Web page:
"There were no strings attached to this project--no radio format. The only criteria I had was: Did the music make me feel good? Did I have fun with it? Was it the kind of music I wanted to play again?" Malloy says. It was, he says, the most artistic freedom he had had in years.

Roizen kept a tight hold on the business side. "There's a big piece of this that's exactly like any other business," she says, ticking off her to-do list: Get incorporated. Invent a catchy name. Hire the specialists. Work on the economics. Push the contributors to make their deadlines. Roizen created a Web site to sell the music (and in the future, possibly other merchandise, such as T-shirts). She got the music registered on iTunes.

By the end of the year, Roizen will have put "several hundred thousand dollars" into creating the Skinny Songs recording. She resigned from Mobius Venture Capital. Her husband even wound up writing this year's family holiday letter, because Roizen was too busy getting the CD ready to ship.

What remains to be seen is if her bet was a smart one--businesswise. Skinny Songs is just going on sale now, first on her website, then on iTunes. Roizen is also deep into plans for partnerships and promotions, particularly with health clubs.

Would she have funded someone else if they came to her, the venture capitalist, and pitched the idea of starting a music company that would produce music that inspired people to lose weight? "I don't know," Roizen concedes. "I see a lot of women my age, waking up and saying, 'I want to do something personally meaningful to me.' I say to them: 'Is this about personal gratification? Or is it a real business?"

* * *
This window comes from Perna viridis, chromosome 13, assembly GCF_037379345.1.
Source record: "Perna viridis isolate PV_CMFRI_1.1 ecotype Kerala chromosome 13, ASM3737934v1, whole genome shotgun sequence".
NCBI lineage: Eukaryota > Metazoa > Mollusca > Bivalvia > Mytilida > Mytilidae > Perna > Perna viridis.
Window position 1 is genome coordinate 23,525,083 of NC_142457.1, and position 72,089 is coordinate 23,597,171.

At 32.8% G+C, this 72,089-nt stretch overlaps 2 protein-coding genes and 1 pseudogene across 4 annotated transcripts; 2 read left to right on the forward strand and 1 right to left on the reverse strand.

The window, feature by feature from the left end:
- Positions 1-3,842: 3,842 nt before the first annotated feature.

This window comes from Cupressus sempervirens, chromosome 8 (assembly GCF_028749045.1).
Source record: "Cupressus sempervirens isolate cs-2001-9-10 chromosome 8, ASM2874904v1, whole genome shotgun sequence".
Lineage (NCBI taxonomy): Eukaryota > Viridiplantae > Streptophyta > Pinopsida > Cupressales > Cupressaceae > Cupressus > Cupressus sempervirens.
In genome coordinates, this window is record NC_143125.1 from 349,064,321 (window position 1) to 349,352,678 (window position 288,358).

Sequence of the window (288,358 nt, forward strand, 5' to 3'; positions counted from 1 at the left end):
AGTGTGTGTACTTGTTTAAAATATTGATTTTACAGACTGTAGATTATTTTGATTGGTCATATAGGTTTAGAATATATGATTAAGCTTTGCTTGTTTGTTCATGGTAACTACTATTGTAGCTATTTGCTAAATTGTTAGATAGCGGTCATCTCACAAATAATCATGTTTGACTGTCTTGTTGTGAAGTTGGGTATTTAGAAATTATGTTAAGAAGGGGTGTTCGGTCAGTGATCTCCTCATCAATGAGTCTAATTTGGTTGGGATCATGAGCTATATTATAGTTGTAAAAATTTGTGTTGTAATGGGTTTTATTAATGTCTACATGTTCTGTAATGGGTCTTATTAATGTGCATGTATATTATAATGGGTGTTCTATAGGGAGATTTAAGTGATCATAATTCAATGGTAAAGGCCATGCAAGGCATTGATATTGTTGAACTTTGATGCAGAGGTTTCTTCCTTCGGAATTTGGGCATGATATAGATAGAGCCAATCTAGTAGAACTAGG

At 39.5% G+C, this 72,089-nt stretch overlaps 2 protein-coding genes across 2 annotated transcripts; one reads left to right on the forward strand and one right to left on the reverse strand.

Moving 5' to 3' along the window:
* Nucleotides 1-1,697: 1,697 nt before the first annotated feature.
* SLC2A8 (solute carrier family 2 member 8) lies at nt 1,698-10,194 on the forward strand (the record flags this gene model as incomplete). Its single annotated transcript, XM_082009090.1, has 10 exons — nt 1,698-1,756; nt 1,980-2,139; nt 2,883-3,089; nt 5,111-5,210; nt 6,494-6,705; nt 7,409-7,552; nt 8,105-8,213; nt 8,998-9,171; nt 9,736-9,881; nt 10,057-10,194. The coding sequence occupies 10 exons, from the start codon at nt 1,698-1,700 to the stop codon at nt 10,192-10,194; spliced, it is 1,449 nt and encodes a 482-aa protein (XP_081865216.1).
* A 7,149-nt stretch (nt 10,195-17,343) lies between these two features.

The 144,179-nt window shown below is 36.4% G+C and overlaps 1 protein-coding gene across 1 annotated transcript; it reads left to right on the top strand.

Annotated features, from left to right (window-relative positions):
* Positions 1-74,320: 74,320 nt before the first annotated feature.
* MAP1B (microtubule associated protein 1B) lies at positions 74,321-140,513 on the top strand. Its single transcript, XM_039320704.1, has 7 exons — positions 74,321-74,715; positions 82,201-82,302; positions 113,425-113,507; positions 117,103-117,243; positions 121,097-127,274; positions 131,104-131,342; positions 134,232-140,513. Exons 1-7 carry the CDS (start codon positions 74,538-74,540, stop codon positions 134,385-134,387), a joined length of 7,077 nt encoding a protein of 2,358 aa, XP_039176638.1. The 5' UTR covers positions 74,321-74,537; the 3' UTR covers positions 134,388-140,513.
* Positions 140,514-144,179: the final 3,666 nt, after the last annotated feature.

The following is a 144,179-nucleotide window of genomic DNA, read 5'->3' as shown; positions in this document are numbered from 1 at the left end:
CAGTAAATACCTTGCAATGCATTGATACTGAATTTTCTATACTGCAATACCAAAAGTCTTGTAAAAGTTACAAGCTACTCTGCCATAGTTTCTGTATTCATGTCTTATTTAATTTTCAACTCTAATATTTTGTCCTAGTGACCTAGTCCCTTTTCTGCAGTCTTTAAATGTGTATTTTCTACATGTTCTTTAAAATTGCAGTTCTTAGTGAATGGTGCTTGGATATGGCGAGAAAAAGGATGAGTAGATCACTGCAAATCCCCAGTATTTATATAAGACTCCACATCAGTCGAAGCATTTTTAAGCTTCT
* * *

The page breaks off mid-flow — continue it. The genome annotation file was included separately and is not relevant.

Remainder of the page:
Whatever the outcome of Skinny Songs, the entrepreneur in Roizen has no regrets. "I woke up and said, 'This is what I have to do--even if it fails.'" she says. "This idea is just too compelling for me to let it slip by."

And unlike the usual startup experience of late nights and pizza that pack on the pounds, this time, the entrepreneur lost weight. Roizen says she's down a full 30 pounds since that day in May.

Malloy admits he lost weight, too. "Don't you think I had to?" he asks. "You can't work on songs like this and not lose weight!"